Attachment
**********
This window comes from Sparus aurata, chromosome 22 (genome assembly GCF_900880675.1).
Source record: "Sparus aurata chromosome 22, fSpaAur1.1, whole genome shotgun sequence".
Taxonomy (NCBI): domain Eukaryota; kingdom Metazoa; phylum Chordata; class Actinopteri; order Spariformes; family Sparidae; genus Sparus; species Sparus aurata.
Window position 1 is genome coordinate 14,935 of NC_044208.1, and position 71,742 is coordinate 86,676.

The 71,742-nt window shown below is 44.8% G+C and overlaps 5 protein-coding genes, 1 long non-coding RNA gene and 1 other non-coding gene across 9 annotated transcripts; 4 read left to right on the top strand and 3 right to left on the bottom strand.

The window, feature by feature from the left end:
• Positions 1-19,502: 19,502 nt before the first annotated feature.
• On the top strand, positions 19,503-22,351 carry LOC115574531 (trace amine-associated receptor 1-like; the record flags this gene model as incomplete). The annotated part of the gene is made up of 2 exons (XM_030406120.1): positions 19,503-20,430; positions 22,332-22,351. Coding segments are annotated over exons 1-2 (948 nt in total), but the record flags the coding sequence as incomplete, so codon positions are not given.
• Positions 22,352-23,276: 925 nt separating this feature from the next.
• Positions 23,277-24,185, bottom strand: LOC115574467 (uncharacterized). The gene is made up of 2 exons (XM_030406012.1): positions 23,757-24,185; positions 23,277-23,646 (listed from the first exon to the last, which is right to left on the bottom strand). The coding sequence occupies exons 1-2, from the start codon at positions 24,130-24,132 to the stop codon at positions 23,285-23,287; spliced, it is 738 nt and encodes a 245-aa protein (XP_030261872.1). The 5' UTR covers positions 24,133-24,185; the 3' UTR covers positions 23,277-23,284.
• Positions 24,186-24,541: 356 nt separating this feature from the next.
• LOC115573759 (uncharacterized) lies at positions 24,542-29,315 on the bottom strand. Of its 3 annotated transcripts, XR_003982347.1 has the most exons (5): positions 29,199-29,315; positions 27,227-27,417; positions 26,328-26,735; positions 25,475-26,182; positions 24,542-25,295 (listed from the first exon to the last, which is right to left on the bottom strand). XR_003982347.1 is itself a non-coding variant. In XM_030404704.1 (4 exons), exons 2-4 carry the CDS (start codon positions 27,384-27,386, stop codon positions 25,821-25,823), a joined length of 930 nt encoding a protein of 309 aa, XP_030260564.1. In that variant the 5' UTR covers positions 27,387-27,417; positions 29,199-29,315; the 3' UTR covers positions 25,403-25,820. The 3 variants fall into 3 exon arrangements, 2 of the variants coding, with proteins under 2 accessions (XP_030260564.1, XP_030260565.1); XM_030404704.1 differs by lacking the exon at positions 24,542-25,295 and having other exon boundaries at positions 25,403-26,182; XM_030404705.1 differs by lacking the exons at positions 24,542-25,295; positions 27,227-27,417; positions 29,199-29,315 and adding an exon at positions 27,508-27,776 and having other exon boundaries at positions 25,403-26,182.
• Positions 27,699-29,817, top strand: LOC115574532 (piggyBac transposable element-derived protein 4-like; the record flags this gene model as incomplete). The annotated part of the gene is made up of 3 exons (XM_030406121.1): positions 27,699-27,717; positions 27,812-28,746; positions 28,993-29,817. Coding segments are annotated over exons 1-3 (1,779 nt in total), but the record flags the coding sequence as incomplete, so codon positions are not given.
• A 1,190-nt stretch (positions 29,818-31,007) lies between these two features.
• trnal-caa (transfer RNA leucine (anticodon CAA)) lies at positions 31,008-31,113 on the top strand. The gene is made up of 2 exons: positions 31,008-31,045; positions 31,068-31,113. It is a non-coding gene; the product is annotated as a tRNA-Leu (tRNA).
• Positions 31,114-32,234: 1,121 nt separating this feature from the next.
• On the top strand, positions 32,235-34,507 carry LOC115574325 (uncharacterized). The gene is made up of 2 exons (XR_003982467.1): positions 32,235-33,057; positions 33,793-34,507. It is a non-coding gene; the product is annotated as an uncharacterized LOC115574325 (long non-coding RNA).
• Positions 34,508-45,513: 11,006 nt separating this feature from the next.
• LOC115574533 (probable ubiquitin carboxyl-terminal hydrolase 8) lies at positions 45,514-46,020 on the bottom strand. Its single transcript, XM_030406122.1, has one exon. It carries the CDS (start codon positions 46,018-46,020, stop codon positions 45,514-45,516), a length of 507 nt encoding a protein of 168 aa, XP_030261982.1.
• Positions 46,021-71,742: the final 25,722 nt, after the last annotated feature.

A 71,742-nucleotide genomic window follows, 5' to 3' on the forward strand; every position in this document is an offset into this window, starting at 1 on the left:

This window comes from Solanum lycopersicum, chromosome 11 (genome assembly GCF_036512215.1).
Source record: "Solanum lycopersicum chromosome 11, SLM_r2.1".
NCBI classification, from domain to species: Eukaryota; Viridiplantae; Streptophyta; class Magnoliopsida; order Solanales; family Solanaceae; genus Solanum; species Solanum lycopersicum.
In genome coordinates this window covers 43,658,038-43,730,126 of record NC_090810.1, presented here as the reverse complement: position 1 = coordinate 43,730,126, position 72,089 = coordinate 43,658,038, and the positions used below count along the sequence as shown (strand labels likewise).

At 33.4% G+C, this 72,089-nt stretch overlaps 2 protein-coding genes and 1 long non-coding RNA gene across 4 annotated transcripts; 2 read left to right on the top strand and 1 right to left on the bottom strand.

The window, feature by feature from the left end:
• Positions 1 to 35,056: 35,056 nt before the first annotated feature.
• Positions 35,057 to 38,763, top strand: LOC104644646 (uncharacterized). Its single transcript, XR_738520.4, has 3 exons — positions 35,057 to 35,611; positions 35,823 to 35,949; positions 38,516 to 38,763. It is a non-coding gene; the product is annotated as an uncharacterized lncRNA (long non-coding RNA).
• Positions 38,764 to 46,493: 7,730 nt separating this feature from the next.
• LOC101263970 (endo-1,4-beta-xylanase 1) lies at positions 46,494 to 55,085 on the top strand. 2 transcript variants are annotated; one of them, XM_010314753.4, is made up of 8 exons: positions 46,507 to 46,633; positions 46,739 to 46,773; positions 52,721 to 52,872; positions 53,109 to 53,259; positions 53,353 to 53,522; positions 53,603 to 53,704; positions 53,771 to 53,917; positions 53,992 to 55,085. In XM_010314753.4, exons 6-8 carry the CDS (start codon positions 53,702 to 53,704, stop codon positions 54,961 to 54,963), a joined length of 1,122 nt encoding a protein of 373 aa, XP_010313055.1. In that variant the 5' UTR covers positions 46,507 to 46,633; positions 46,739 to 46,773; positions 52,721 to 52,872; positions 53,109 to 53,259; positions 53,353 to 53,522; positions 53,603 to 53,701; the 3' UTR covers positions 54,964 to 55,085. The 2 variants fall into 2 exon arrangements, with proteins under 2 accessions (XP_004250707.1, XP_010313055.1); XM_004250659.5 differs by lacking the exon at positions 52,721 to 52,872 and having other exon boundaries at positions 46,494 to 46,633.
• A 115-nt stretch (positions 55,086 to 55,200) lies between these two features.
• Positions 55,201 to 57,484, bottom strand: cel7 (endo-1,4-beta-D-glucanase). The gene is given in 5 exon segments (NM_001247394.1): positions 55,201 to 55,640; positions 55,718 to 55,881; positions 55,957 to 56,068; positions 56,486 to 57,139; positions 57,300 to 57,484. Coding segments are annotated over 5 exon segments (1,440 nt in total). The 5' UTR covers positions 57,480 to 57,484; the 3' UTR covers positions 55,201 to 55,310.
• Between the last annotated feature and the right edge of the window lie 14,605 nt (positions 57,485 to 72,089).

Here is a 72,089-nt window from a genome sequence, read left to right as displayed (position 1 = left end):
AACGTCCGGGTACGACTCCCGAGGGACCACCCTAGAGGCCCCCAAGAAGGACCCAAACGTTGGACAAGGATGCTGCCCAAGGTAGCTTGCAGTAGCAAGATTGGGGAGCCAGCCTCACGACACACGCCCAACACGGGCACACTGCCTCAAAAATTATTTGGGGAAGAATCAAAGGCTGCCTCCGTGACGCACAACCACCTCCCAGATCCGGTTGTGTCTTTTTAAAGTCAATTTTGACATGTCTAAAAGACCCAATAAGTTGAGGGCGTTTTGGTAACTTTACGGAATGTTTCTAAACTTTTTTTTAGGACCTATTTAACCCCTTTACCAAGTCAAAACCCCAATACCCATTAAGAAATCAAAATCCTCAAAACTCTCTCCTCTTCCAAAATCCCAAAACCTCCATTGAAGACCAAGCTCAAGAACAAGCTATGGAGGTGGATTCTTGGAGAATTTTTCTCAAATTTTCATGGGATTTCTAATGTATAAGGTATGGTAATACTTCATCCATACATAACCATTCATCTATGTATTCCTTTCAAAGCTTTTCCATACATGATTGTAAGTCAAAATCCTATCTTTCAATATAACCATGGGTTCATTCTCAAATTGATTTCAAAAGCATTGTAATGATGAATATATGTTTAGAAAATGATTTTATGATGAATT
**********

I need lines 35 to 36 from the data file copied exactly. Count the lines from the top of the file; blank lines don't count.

Here is a 72,089-nt window from a genome sequence, read left to right as displayed (position 1 = left end):
AACGTCCGGGTACGACTCCCGAGGGACCACCCTAGAGGCCCCCAAGAAGGACCCAAACGTTGGACAAGGATGCTGCCCAAGGTAGCTTGCAGTAGCAAGATTGGGGAGCCAGCCTCACGACACACGCCCAACACGGGCACACTGCCTCAAAAATTATTTGGGGAAGAATCAAAGGCTGCCTCCGTGACGCACAACCACCTCCCAGATCCGGTTGTGTCTTTTTAAAGTCAATTTTGACATGTCTAAAAGACCCAATAAGTTGAGGGCGTTTTGGTAACTTTACGGAATGTTTCTAAACTTTTTTTTAGGACCTATTTAACCCCTTTACCAAGTCAAAACCCCAATACCCATTAAGAAATCAAAATCCTCAAAACTCTCTCCTCTTCCAAAATCCCAAAACCTCCATTGAAGACCAAGCTCAAGAACAAGCTATGGAGGTGGATTCTTGGAGAATTTTTCTCAAATTTTCATGGGATTTCTAATGTATAAGGTATGGTAATACTTCATCCATACATAACCATTCATCTATGTATTCCTTTCAAAGCTTTTCCATACATGATTGTAAGTCAAAATCCTATCTTTCAATATAACCATGGGTTCATTCTCAAATTGATTTCAAAAGCATTGTAATGATGAATATATGTTTAGAAAATGATTTTATGATGAATT